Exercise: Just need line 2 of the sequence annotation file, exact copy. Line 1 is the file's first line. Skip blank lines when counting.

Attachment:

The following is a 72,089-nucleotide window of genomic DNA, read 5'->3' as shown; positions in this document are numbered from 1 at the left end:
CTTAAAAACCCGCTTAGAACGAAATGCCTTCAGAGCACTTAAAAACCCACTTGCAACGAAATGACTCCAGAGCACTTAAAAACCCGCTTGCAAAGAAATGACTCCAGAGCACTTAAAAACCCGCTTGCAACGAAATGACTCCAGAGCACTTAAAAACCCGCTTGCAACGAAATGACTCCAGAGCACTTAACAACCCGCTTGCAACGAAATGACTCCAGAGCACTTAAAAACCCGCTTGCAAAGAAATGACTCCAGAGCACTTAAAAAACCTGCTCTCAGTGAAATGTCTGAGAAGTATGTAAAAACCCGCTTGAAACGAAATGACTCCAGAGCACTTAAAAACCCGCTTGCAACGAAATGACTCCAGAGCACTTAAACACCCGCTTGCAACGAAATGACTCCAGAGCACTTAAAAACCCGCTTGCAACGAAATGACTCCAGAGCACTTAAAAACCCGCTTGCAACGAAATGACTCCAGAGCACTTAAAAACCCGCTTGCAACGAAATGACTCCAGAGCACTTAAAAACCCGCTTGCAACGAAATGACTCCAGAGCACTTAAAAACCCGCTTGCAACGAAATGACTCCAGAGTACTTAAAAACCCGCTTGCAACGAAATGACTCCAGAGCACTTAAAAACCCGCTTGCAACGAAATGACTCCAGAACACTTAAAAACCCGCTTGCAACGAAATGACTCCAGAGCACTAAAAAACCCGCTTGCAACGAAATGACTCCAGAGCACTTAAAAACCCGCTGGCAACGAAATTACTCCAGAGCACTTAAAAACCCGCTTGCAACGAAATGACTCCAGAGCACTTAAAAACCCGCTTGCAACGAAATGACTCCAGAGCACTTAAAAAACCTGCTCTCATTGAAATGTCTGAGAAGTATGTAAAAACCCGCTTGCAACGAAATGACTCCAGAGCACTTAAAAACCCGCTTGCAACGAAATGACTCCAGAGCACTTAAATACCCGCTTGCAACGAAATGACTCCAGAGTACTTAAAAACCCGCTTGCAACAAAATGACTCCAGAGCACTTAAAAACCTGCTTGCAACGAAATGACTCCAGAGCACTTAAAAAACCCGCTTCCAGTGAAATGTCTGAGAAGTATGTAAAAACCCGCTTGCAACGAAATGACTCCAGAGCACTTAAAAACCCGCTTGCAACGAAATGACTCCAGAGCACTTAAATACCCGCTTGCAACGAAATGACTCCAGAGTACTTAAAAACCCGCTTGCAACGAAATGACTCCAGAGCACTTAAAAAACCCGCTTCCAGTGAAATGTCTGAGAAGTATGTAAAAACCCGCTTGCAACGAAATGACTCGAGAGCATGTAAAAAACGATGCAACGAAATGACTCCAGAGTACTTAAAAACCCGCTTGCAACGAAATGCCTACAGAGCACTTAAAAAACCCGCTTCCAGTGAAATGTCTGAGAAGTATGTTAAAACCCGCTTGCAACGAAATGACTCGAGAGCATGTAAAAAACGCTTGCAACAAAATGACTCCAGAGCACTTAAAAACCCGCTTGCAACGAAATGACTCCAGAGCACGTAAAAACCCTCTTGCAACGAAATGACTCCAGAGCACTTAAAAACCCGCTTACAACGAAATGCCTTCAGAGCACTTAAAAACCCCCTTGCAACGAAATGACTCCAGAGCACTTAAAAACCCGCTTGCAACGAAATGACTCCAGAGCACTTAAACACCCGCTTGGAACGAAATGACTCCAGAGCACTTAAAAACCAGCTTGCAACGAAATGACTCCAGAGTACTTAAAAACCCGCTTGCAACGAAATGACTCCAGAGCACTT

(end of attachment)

CTTAAAAACCCGCTTAGAACGAAATGCCTTCAGAGCACTTAAAAACCCACTTGCAACGAAATGACTCCAGAGCACTTAAAAACCCGCTTGCAAAGAAATGACTCCAGAGCACTTAAAAACCCGCTTGCAACGAAATGACTCCAGAGCACTTAAAAACCCGCTTGCAACGAAATGACTCCAGAGCACTTAACAACCCGCTTGCAACGAAATGACTCCAGAGCACTTAAAAACCCGCTTGCAAAGAAATGACTCCAGAGCACTTAAAAAACCTGCTCTCAGTGAAATGTCTGAGAAGTATGTAAAAACCCGCTTGAAACGAAATGACTCCAGAGCACTTAAAAACCCGCTTGCAACGAAATGACTCCAGAGCACTTAAACACCCGCTTGCAACGAAATGACTCCAGAGCACTTAAAAACCCGCTTGCAACGAAATGACTCCAGAGCACTTAAAAACCCGCTTGCAACGAAATGACTCCAGAGCACTTAAAAACCCGCTTGCAACGAAATGACTCCAGAGCACTTAAAAACCCGCTTGCAACGAAATGACTCCAGAGCACTTAAAAACCCGCTTGCAACGAAATGACTCCAGAGTACTTAAAAACCCGCTTGCAACGAAATGACTCCAGAGCACTTAAAAACCCGCTTGCAACGAAATGACTCCAGAACACTTAAAAACCCGCTTGCAACGAAATGACTCCAGAGCACTAAAAAACCCGCTTGCAACGAAATGACTCCAGAGCACTTAAAAACCCGCTGGCAACGAAATTACTCCAGAGCACTTAAAAACCCGCTTGCAACGAAATGACTCCAGAGCACTTAAAAACCCGCTTGCAACGAAATGACTCCAGAGCACTTAAAAAACCTGCTCTCATTGAAATGTCTGAGAAGTATGTAAAAACCCGCTTGCAACGAAATGACTCCAGAGCACTTAAAAACCCGCTTGCAACGAAATGACTCCAGAGCACTTAAATACCCGCTTGCAACGAAATGACTCCAGAGTACTTAAAAACCCGCTTGCAACAAAATGACTCCAGAGCACTTAAAAACCTGCTTGCAACGAAATGACTCCAGAGCACTTAAAAAACCCGCTTCCAGTGAAATGTCTGAGAAGTATGTAAAAACCCGCTTGCAACGAAATGACTCCAGAGCACTTAAAAACCCGCTTGCAACGAAATGACTCCAGAGCACTTAAATACCCGCTTGCAACGAAATGACTCCAGAGTACTTAAAAACCCGCTTGCAACGAAATGACTCCAGAGCACTTAAAAAACCCGCTTCCAGTGAAATGTCTGAGAAGTATGTAAAAACCCGCTTGCAACGAAATGACTCGAGAGCATGTAAAAAACGATGCAACGAAATGACTCCAGAGTACTTAAAAACCCGCTTGCAACGAAATGCCTACAGAGCACTTAAAAAACCCGCTTCCAGTGAAATGTCTGAGAAGTATGTTAAAACCCGCTTGCAACGAAATGACTCGAGAGCATGTAAAAAACGCTTGCAACAAAATGACTCCAGAGCACTTAAAAACCCGCTTGCAACGAAATGACTCCAGAGCACGTAAAAACCCTCTTGCAACGAAATGACTCCAGAGCACTTAAAAACCCGCTTACAACGAAATGCCTTCAGAGCACTTAAAAACCCCCTTGCAACGAAATGACTCCAGAGCACTTAAAAACCCGCTTGCAACGAAATGACTCCAGAGCACTTAAACACCCGCTTGGAACGAAATGACTCCAGAGCACTTAAAAACCAGCTTGCAACGAAATGACTCCAGAGTACTTAAAAACCCGCTTGCAACGAAATGACTCCAGAGCACTT